Safety Assessment of Octisalate

Chemical Identity

Octisalate, also known as 2-ethylhexyl salicylate, is used as a UVB filter in many commercially available sunscreen preparations and also as a fragrance ingredient.

Toxicological Findings
Routes of Exposure

The primary route of exposure is through the skin with the potential to be exposed through the mouth through ingestion of contaminated foods such as fish (2), eating & drinking with sunscreen applied on the hands or lips, and the potential for inhalation of aerosol or spray sunscreens.

Toxicity Studies

Octisalate causes allergic contact dermatitis (3-5), which is a form of dermatitis caused by an allergic reaction. Dermatitis is an inflammatory response of the skin and it is common to use a product for prolonged periods without incident only to suddenly experience allergic reactions, which can include swelling, rash, redness, and hives.

Absorption Into the Body

A human study showed that octisalate and 5 other synthetic sunscreen ingredients were absorbed through the skin into the bloodstream at levels that exceeded FDA safe limits (6). Another study showed the potential for synthetic sunscreen ingredients to accumulate in the skin and slowly release into the bloodstream potentially reaching toxic levels (7). Does octisalate accumulate in the body? If so, there may be reason for concern about exposure to high amounts

Distribution in the Environment

Several related synthetic sunscreen ingredients have been detected in swimming pools, lakes, wastewater, and fish samples (8-10). Octisalate was detected in water, sediment, and coral tissue in Oahu, Hawaii (11), aquatic plants (12), and rivers in Korea (13)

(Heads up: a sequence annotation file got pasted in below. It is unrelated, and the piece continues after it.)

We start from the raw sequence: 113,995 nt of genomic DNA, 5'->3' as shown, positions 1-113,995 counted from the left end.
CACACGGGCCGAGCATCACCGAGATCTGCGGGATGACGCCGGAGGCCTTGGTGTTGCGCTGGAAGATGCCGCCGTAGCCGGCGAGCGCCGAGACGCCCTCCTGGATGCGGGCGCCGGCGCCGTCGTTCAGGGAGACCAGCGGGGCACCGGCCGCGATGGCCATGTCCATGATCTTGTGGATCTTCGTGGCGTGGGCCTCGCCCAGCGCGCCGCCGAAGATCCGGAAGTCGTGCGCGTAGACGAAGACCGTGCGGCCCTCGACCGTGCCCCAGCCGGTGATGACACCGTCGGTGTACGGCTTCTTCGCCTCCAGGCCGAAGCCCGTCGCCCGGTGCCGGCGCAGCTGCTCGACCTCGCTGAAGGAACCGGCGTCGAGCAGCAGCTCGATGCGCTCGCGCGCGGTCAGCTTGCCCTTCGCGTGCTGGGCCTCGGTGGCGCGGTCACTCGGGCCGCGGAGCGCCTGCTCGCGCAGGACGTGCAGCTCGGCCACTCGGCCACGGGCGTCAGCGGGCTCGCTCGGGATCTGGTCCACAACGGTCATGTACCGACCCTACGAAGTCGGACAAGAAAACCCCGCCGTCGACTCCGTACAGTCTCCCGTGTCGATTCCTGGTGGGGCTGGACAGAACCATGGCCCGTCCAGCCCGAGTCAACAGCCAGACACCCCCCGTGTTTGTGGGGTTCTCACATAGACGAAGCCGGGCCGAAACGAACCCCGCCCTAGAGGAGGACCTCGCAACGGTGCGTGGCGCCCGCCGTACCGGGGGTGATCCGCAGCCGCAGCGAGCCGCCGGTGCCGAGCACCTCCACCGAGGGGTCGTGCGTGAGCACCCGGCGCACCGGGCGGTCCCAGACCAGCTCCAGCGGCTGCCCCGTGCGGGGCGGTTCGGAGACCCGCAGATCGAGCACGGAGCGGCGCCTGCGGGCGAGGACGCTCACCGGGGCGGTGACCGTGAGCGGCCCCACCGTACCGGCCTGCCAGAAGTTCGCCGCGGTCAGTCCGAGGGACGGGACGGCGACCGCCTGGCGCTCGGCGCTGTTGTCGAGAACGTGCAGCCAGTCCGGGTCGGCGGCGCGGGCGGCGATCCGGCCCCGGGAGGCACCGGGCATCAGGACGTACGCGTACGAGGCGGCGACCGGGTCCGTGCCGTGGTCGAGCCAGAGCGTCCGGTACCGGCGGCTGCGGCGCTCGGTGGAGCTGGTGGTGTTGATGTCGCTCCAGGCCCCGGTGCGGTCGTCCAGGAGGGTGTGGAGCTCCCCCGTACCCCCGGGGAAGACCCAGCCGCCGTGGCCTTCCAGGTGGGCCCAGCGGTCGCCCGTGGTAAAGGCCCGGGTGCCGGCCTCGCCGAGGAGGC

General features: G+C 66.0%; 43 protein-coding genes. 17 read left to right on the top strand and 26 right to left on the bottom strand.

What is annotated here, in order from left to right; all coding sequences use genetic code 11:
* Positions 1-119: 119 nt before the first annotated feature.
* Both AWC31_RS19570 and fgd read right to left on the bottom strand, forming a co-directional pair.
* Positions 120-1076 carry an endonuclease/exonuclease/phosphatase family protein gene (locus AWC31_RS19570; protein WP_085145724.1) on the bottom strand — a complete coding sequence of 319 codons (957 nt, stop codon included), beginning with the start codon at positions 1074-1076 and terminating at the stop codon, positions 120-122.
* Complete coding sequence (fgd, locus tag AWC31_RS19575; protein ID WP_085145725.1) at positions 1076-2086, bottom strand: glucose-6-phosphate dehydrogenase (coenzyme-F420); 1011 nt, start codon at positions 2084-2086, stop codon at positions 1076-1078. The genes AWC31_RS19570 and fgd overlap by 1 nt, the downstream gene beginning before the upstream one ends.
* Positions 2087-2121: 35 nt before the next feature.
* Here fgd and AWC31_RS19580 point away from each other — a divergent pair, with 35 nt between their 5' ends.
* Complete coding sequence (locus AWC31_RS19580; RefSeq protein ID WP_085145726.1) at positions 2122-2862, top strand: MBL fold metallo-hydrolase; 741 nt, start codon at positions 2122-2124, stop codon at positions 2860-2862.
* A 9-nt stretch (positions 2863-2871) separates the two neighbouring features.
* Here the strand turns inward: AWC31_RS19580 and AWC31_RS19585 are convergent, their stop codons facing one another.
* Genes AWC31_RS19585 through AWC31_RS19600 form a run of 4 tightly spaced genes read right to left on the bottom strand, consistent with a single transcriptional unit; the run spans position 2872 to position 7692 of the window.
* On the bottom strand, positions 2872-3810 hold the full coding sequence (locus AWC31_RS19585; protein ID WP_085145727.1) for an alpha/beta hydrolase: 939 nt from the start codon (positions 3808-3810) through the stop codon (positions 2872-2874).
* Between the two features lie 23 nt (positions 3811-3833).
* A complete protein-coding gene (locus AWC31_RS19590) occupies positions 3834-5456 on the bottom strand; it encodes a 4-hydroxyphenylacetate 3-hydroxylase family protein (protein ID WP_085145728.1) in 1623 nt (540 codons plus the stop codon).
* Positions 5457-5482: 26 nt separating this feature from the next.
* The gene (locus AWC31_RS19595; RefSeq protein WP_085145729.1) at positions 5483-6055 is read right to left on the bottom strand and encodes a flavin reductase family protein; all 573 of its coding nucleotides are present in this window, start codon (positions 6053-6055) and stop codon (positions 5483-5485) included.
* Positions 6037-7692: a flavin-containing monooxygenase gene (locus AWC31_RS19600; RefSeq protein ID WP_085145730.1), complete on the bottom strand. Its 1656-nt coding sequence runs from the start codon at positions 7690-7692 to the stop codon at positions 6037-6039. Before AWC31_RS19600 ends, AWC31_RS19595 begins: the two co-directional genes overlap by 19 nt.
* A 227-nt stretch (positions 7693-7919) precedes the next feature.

Use as a Drug

There is evidence that octisalate may be useful in stopping the progression of MS, and may provide new insight into mechanisms of controlling autoimmune disease (14). Should it continue to be regulated as a drug given its effects on the immune system?

Potential for Neurotoxicity & Endocrine Disruption

Related synthetic sunscreen ingredients such as octinoxate, have neurotoxic and endocrine-disrupting effects. Specifically, octinoxate may decrease motor activity & spatial learning (15), disrupt pituitary and thyroid function (16), and impair the release of neurotransmitters (16-17). Based on my extensive experience with computational toxicology and structure-activity-relationship analysis, it is reasonable to hypothesize that since octisalate has a similar chemical structure to octinoxate, that it may have similar effects on the nervous and endocrine systems though further studies are needed to confirm this hypothesis.

Summary & Conclusions

The major concerns with octisalate are that it causes allergic contact dermatitis and it’s not known if it bio-accumulates in the body. Given that this material has widespread distribution in the environment with detectable levels in fish, coral, aquatic plants, and swimming pools, it is possible that we are being exposed to more than just the amount we are directly applying to our skin. When we take into account that sunscreens may be used liberally for consecutive days with the potential for bio-accumulation and the exposure from multiple sources, it is possible that some individuals may be exceeding safe levels and overwhelming the body’s natural detoxification systems. Moreover, since children have lower body weight than adults, the relative exposure in a child is much greater and requires much less to cause toxicity. Taken together, the safe limits and use levels of octisalate need further investigation.